Hyundai has successfully made the transition from a substandard purveyor of rehashed automotive products to a world-class car manufacturer. Yes, the argument can be made that Hyundai is not on par with Rolls-Royce, Daimler or certain exotic brands, but as a mass producer of the types of vehicles that most of us drive, this Korean brand can safely be named with Toyota, Chevrolet, Honda, Ford, Nissan and Volkswagen. And that makes for good company.
That its original export to America, the Hyundai Excel, was a problem-plagued disaster and one that slowed the brand’s acceptance in the United States, is understood. I personally discovered that when visiting a North Charleston, SC, Hyundai showroom in 1987 to take a look at the Excel, enamored by its sub-$5,000 sticker price, but not so by its pedestrian styling.
That first model was a rebadged Mitsubishi Precis, itself a poorly constructed compact hatchback. The Hyundai version later made Popular Mechanic’s 10 Cars That Deserved to Fail List and fail it did. Fortunately for Hyundai the Excel did not take down the entire brand and today only geeky automotive historian types like myself remember the car.
New Model Line
In 1989, the midsize Hyundai Sonata made its debut, a five passenger front-wheel drive sedan that is now in its fifth generation. The current model, introduced early in 2010 for the 2011 model year, provides an exclamation point to the progression Hyundai has taken with every vehicle it produces. Generational styling changes, improved quality and overall value mark each model, enabling Hyundai to claim an increasingly larger slice of both US and global market share.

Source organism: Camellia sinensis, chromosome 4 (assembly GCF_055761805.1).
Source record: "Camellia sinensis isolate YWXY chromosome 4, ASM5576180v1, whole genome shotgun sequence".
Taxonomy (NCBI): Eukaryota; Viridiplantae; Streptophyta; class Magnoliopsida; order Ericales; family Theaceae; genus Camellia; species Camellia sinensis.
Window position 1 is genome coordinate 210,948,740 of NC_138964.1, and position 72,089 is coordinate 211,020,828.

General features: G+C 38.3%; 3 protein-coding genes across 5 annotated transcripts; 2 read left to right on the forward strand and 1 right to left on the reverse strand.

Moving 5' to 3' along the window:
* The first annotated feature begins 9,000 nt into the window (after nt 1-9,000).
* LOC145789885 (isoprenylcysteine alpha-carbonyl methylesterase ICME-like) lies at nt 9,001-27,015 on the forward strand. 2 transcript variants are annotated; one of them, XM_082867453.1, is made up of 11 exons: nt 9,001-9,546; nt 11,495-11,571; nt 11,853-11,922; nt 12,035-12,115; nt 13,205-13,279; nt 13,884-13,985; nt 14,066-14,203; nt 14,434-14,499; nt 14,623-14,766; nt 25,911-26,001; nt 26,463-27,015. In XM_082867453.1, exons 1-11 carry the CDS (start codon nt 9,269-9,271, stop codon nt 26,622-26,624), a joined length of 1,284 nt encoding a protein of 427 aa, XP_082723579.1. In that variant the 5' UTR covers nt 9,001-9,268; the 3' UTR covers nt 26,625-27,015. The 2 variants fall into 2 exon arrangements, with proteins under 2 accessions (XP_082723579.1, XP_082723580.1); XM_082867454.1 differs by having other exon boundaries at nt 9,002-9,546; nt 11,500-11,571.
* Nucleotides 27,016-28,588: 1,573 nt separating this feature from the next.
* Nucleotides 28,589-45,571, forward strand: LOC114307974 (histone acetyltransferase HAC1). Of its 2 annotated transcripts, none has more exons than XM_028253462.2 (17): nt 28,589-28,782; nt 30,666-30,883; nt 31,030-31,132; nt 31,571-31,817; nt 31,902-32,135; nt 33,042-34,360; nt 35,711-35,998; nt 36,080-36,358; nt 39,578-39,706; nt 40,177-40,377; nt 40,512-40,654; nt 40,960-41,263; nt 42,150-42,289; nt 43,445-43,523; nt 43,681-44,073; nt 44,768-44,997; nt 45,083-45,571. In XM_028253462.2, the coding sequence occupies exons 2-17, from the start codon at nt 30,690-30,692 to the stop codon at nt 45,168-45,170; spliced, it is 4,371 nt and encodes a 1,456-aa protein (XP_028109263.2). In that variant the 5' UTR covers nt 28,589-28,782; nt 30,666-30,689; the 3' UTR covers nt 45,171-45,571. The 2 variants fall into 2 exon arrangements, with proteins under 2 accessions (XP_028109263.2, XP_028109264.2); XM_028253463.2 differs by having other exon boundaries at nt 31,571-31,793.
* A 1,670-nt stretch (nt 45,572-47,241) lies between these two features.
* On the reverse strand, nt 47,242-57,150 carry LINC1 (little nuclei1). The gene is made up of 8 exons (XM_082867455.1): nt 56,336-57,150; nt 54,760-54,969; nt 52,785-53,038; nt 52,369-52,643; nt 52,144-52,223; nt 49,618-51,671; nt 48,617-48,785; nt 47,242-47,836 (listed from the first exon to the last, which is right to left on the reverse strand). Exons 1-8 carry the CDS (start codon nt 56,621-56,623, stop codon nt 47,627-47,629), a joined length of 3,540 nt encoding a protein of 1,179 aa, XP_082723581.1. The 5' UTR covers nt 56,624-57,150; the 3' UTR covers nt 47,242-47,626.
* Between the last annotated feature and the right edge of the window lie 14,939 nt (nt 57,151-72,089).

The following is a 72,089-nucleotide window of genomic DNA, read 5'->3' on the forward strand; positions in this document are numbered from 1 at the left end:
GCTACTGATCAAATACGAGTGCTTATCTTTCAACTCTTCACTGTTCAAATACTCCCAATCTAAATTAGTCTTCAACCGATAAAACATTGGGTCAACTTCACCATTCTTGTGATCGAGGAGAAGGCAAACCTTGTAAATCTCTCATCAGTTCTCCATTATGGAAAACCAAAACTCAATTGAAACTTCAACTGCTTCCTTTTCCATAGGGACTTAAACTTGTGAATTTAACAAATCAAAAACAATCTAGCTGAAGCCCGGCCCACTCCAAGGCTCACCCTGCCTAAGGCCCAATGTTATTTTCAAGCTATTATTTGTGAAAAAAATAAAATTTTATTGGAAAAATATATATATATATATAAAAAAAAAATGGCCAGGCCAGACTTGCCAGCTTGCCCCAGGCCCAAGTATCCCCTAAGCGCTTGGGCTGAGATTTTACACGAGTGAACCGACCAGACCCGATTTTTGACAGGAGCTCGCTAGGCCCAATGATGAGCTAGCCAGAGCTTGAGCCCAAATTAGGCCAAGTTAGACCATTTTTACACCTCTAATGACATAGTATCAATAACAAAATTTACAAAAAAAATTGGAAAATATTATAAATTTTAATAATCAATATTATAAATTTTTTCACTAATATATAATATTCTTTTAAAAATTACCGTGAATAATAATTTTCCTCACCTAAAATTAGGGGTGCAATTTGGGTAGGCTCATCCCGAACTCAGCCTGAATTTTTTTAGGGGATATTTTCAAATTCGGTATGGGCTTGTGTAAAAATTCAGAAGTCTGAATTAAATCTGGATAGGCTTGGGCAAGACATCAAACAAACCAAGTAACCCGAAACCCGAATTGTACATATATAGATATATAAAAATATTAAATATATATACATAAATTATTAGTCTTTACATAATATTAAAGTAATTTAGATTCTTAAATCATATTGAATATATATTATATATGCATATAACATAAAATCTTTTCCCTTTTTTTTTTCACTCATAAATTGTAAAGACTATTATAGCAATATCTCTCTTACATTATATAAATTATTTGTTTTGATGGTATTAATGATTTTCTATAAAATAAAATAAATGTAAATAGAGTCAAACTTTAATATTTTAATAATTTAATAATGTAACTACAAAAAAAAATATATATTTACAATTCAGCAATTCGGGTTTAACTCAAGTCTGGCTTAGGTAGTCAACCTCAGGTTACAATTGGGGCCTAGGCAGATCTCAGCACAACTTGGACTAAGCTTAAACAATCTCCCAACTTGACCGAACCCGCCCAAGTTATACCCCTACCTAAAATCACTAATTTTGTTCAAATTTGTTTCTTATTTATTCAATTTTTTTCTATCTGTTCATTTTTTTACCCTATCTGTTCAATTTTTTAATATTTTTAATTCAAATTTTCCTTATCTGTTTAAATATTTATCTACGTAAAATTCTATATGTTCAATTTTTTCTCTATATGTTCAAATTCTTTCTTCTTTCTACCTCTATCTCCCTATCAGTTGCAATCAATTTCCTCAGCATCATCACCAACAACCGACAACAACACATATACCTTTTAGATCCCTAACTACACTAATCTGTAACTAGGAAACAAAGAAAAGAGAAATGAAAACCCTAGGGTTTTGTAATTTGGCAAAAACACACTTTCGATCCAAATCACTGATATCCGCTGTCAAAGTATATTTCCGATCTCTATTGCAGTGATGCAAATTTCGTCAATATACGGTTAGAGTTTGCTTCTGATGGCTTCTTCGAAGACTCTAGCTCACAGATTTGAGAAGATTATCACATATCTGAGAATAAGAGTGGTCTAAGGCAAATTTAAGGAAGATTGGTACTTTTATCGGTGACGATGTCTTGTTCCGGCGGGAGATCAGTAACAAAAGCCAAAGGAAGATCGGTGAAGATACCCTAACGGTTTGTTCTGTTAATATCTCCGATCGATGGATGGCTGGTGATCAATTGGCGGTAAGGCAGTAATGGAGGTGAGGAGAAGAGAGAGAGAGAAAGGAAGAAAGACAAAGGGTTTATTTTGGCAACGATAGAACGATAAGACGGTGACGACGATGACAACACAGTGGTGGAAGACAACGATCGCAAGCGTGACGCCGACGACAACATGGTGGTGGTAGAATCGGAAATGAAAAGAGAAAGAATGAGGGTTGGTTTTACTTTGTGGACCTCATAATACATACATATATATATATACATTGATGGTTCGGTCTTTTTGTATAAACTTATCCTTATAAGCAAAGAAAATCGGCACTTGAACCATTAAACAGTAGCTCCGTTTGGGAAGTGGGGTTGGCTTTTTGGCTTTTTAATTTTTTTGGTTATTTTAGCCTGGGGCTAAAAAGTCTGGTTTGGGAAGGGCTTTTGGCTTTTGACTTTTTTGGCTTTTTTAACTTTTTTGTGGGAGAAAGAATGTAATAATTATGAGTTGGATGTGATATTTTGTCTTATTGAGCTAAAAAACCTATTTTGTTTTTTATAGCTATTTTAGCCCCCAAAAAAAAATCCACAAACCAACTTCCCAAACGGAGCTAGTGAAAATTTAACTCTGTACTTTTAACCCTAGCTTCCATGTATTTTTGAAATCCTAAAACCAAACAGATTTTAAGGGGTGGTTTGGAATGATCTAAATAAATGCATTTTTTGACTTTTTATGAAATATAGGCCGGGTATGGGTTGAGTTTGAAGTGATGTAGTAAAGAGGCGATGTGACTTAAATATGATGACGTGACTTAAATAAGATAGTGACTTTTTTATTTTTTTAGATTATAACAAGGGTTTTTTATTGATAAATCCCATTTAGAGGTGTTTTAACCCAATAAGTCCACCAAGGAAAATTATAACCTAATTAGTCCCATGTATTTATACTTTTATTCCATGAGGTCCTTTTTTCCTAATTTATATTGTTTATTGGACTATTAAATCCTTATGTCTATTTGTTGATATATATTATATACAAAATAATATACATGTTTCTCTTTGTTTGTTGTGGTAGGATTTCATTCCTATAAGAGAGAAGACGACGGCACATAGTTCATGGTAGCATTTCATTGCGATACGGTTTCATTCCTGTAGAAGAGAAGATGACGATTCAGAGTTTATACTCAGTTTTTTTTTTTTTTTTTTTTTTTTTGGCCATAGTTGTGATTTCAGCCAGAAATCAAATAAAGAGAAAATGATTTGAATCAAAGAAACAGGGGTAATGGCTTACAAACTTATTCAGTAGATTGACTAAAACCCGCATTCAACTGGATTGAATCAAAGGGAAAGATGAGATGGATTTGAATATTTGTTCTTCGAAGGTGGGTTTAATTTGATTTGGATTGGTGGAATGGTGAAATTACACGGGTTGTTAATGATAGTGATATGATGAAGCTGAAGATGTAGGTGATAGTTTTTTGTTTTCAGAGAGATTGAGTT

The new Sonata has taken what had long been a rather boring family car segment and has injected it with fresh life. Indeed, although some consumers may be put off by the new Sonata’s bold design, it did force competing manufacturers to use more imagination when restyling its newest models. Today, the midsize sedan segment is dominated by stylish models, cars that retail from under $25,000.
Hyundai Sonata Hybrid
With the introduction of the fifth generation sedan, a Hyundai Sonata Hybrid also made its debut. It is the first hybrid sent to the US by Hyundai and the only Sonata sold here that is built in Korea. The remaining gas-only models are assembled at Hyundai’s sole US manufacturing plant in Montgomery, Ala.